Before Jack was even born, there was one thing I was already dreading.
Although I had worked at a daycare for several years and helped to potty train many children, it was something I did not look forward to with my own children.
It seemed like from the day he was born, I was seeing articles about the infamous three-day method at 18 months or why I should potty train him as an infant.
Instead of feeling motivated and empowered, I felt kind of annoyed. Can’t I just let my baby, well, be a baby?
So, I ignored all of that until Jack turned about two. I thought it might be a good time to try potty training him.
He wasn’t having it.
A year later, almost on his third birthday, we tried again. And he was potty trained within a day.
It was at that point that I realized the real secret to potty training:
There isn’t one.
Now, before you exit out or call me crazy, hear me out. This is for all those moms (like me) who might have felt a little frustrated at their child not potty training the “right” way or the “right” time. I know I only have one child who has been potty trained, but I worked in a daycare for two years with the two and three-year-olds, and I observed this time and time again. I also have lots of nieces and nephews and a mother who had six children, so I like to think I’ve seen many different stages of potty training! For every three-day potty training success story out there, there’s a story of a child who didn’t potty train until they were four, despite their parent’s best efforts.
You just have to show some patience.
I’ll admit, when I saw some of my other friends potty training their kids super early, I felt a bit like a failure. But then I remembered – he’s only two. Why was I in such a big rush?
[clickToTweet tweet=”No child will go to college without being potty trained.” quote=”No child will go to college without being potty trained.”]
Right before we moved to Colorado, we introduced the idea of the potty to Jack. He thought it was interesting, but he really didn’t seem interested or ready. Sure, I could have made myself stay at home for three days and try and get him to do it, but since we were moving and not even going to be living in the same place for more than two weeks at a time for over a month…it wasn’t the right time. The previous four months had been us constantly going different places, and I do believe a child needs a consistent environment to potty train.
So, right before Jack’s third birthday,I was talking to my sister-in-law, Charbel. She told me how she realized that when she was potty training her oldest, Benji, that she just didn’t need to stress out about it, and that he would eventually figure it out. And guess what – he did. After she told me this, I decided that I wasn’t going to worry about it either.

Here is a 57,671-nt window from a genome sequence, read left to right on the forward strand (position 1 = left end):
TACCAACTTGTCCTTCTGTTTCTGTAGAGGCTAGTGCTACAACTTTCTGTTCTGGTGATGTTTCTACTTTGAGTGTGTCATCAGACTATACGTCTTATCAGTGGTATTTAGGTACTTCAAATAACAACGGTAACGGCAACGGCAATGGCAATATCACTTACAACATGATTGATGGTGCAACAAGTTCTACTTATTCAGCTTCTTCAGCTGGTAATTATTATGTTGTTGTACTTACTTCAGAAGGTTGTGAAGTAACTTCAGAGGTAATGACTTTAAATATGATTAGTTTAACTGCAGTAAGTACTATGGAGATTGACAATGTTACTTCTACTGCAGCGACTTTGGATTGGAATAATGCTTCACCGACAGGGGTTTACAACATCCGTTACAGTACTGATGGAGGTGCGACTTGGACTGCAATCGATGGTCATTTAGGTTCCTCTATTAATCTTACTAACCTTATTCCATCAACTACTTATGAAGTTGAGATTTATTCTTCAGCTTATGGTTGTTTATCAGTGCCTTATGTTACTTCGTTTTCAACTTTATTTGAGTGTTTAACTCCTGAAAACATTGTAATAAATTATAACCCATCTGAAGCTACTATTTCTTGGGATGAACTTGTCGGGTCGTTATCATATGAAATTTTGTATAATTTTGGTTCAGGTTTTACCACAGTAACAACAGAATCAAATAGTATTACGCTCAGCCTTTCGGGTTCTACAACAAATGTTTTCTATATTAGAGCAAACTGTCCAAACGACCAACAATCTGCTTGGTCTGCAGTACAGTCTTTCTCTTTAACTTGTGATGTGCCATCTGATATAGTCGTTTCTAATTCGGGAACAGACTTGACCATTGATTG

As I already said, right after Jack turned three, it’s like a light just turned out. We really hadn’t pushed potty training for a little while (beyond buying a potty chair), but one day we asked him if he wanted to wear big boy underwear (as we had done several times before), and he said yes!
We had tried this before without success, but this time, he pretty much potty trained himself in one day. We didn’t mess with him running around with no clothes on, pull-ups, or major messes. We didn’t even have to bribe him with treats or fancy sticker charts. He just was ready, and that was that. Easy as pie.
When we went to his three-year-old well-child appointment, the pediatrician said it was awesome that he was already potty-trained at the age of three, because, well, many boys aren’t. And that’s totally normal.
So, the secret to potty training is there isn’t one. All children develop at different rates, and what works great for one child might not work well for another. Potty training can be stressful for parent and child. Some children may take more encouragement than others. You may need to just take a break if your child just doesn’t seem to “get” it.
You can look for cues and their own readiness, it can be easier. Here are a few “cues” that might indicate your child is ready!
• Going for longer periods of time with a dry diaper
• Brings diapers to you, or tells you that they are going to go to the bathroom in their diaper
• Hides when they go to the bathroom in their diaper
• Shows curiosity in the toilet
• Child shows dislike and discomfort with a soiled diaper
There are so many ways to potty train, and I recommend looking into different methods. If you want to encourage your child more than we did – that’s great! But if you want to wait until they show they are ready, that’s great too. You can use sticker charts, treats, three-day-methods, no clothes, or even elimination communication (which starts in infant-hood) if that’s your thing! Just remember, no matter what you do, it does take patience and time. And you aren’t a failure if it doesn’t work the first time around.
While the allure of not buying diapers might make you push them a little harder, trust me, one day they will be potty trained.